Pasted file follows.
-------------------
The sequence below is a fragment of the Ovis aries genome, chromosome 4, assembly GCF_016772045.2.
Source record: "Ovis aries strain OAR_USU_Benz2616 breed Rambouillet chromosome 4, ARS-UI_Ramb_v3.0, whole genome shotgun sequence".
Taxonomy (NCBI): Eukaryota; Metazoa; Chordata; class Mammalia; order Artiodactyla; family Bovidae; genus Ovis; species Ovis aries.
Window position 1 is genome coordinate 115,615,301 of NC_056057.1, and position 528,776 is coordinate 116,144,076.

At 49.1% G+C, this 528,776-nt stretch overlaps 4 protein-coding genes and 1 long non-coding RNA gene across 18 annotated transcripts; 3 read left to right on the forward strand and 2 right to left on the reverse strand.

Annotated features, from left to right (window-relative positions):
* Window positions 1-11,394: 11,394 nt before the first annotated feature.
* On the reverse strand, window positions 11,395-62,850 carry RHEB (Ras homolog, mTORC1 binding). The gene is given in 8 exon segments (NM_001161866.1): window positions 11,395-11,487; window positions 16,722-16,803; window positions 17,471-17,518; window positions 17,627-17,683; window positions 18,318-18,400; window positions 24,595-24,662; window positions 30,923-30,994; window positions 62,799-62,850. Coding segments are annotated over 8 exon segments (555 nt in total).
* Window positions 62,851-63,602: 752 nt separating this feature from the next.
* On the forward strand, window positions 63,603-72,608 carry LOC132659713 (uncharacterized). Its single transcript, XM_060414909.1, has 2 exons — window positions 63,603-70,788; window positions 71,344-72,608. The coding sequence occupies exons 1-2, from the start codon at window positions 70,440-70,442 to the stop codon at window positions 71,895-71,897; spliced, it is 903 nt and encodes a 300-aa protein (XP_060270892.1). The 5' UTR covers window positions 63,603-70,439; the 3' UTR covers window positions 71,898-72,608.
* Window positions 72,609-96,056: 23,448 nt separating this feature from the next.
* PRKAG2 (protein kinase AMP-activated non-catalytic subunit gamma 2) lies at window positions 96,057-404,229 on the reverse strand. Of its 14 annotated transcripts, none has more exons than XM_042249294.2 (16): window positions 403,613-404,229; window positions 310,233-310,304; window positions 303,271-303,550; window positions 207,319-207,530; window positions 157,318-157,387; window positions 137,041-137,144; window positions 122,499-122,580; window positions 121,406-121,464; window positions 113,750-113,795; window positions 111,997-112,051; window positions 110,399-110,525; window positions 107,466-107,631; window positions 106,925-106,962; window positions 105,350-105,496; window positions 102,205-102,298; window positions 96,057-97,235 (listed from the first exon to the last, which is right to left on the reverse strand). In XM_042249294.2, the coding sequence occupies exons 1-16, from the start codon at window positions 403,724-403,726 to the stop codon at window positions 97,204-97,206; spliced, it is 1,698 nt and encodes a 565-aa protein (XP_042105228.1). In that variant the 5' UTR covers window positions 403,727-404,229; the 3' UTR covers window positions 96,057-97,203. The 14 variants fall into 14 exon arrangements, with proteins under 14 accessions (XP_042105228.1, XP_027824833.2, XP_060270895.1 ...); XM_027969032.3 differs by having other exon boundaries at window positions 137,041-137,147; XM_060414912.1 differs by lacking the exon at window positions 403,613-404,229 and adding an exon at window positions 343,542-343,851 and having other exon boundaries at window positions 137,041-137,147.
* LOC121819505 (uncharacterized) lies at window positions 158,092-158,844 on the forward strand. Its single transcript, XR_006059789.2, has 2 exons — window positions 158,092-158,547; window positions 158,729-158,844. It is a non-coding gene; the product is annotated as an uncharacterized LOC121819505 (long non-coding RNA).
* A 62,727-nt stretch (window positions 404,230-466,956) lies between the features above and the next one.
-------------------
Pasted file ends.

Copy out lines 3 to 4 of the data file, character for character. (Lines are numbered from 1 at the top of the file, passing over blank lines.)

Taxonomy (NCBI): Eukaryota; Metazoa; Chordata; class Mammalia; order Artiodactyla; family Bovidae; genus Ovis; species Ovis aries.
Window position 1 is genome coordinate 115,615,301 of NC_056057.1, and position 528,776 is coordinate 116,144,076.